Today technology is EVERYWHERE. Pretty much any place we look we are probably going to see something digital or cloud based. It’s not unusual to see five year olds with iPhones either. It’s become a huge part of our world and it’s not leaving us anytime soon. There are pros and cons to it like there is everything else. However, in the business world the ROI of using the right technological tools could be HUGE.
If you haven’t seen a return on investment on the technology you are currently using, you may need to take a second look. Though, if you are just now investing in some new technology, how can you tell if it will produce a strong ROI? Here are a few ways to calculate that, and help guide you in making the smartest technological buy for your business.
First, Look at What You Have
What is your currently technology doing for you? Is it basically keeping the power on, or is constantly improving your business? Is your business in a stand still or are things moving quite smoothly? If you find that is it not enhancing your business, more than likely there are other options out there that can.
Estimate the ROI Before Purchase
If you have done your research and found that the smartest decisions is to look into other options, than it’s time to start shopping. It’s difficult to really know what you are going to get on the receiving end after you make an investment. We can’t predict the future. However, it’s a good idea to calculate a ROI before you buy something and several months after it is implemented. Below is a calculation to help with that.
ROI = net gain/cost
To illustrate, say you spend 2000 dollars and end up making 2800 because of your purchase. That means your net gain is $800.
If you are in the process of buying any type of Business Technology service, you obviously don’t for sure how much you are going to make off it. Just to try to make the best estimate you can. Think about how it is going to improve your business and that in turn will produce more money. Also consider what costs it might eliminate. This may help you come up with a more reasonable estimate. The intangibles are also important too. For example, will employees have to be taught on how to use the product? Will that cause productivity to slow down? What if in the long run employees actually can work less hour but get the same amount of work done. That can save time and money, as well as add to something else. Meaning, what can they be doing instead with the hours they are going to save?
Also, it is important to take note on how you are paying for the service or product. Is it up front, monthly, annually, etc. Even include whether or not something breaks down? How easy is the up keep? Are there high maintenance fees? It might help if you draw a timeline of how long it would take to pay off the entire buy, and what kind of costs, or savings could come up in the meantime.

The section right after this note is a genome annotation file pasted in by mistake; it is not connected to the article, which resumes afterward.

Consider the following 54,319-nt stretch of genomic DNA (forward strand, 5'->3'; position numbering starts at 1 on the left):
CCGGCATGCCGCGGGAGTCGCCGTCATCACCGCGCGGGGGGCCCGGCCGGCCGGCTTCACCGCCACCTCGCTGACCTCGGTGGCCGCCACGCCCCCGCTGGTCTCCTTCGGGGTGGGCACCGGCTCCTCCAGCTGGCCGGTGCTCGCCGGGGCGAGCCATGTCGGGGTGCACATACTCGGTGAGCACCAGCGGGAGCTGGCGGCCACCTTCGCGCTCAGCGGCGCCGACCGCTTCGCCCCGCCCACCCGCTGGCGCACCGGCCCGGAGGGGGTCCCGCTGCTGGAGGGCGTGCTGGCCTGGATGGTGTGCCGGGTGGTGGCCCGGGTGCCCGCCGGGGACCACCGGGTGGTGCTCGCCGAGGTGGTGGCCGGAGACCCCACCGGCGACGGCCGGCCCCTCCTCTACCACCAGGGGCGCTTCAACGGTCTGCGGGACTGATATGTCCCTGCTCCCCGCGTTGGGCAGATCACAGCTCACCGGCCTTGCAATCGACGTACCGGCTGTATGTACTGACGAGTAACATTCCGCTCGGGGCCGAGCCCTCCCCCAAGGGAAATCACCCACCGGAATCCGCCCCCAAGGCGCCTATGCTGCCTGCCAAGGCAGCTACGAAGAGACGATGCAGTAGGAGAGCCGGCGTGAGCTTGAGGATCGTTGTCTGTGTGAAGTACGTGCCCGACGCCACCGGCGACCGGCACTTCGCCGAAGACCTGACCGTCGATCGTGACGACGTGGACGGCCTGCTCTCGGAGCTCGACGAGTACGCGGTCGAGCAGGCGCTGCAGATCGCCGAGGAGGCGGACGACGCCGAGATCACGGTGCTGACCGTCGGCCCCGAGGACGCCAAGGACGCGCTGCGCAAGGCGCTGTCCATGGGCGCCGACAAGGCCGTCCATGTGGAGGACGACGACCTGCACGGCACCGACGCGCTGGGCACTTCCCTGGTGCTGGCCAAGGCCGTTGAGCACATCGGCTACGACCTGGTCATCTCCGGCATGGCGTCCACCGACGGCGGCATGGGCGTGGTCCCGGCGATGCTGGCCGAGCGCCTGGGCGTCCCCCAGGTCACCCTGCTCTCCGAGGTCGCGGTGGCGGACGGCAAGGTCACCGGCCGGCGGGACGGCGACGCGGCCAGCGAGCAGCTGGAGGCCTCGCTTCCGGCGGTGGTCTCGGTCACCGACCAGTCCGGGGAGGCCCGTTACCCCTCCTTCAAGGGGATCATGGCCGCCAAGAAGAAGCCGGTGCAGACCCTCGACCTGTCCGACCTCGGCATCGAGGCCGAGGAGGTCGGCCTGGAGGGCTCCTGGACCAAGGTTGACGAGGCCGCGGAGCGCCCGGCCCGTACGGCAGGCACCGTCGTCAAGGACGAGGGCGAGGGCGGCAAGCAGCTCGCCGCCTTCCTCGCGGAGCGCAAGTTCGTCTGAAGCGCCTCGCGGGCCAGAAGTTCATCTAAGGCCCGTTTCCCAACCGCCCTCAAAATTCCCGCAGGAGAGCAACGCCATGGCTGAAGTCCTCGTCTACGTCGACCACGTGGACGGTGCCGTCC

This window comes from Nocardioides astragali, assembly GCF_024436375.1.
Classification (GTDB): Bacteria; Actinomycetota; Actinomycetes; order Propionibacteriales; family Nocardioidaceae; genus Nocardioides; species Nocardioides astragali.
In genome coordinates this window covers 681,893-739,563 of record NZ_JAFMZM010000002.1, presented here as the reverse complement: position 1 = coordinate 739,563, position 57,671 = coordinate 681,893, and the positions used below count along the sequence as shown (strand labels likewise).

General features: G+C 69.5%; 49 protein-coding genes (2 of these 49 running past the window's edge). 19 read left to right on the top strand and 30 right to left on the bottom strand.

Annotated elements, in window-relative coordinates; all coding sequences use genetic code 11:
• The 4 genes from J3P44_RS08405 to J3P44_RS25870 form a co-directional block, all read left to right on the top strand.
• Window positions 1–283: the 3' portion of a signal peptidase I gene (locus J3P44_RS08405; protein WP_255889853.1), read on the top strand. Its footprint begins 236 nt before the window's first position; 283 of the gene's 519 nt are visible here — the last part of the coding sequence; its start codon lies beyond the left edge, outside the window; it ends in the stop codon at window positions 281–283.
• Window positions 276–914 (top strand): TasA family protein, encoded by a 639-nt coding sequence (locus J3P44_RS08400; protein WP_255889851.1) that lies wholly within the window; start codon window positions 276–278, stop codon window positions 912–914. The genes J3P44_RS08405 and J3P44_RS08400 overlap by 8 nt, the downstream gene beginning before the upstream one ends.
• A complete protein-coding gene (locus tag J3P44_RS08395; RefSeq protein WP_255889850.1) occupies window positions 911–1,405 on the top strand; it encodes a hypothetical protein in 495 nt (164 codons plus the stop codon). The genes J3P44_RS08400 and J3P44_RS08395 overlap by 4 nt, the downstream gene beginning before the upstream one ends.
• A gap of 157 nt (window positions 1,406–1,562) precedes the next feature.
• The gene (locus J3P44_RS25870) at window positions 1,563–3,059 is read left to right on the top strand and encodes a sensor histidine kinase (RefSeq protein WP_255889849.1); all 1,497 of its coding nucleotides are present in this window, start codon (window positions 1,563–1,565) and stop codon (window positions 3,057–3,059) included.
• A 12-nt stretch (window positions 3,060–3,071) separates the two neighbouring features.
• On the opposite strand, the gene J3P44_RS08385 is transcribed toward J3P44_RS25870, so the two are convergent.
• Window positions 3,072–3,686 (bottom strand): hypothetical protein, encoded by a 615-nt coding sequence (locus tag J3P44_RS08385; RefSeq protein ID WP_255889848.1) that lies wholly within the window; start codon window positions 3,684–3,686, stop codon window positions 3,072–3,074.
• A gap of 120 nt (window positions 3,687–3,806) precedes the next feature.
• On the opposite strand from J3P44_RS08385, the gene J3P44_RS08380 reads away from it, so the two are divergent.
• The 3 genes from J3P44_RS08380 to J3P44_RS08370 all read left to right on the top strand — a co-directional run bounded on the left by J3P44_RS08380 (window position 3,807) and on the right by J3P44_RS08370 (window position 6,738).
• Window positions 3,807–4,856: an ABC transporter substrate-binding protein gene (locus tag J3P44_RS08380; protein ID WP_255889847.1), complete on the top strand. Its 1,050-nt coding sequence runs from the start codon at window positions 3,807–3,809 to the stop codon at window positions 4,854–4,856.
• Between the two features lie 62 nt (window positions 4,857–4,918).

Evaluate Possible Benefits
Can this new investment…
- Generate new leads?
- Bring in more revenue streams?
- Increase profits?
With the estimated time and money you can save, what else can you invest in? Would that produce a high ROI? Of course making a new purchase for your business is a lot harder than just writing a check. There is so much you need to consider. Luckily, a lot of technology out there, especially software programs like Zoho CRM have proven for many companies that they can bring in a high ROI.
Ask yourself, what is the benefit of adding one more closed deal directly attributed to the CRM and sales automation system? If it pays for the whole system… then it’s a no brainer. Do your research, and ask around. The answer will eventually become clear.
Last But Not Least
Before you purchase anything, talk with your team. Is it something you guys are all on the same page for? Will any conflicts arise if you do decide to make the purchase? Don’t just discuss with your team either. Talk with the end users too, and management if there is anyone above you. Any person that could be using the new technology should be informed before the purchase. You don’t want to create immediate chaos with bringing in a brand new system when people are just getting use to the old one. Therefore, checking with everyone beforehand shows that you care, and can increase the adoption of the product in a positive way. It gives others a chance to offer there own feedback too. Maybe there was a better option you had no clue about until you spoke with Christie from the manufacturing department.
Obviously, this entire process does not need to be used for every purchase you make. Save your energy for the large purchases that could have a huge impact on your business.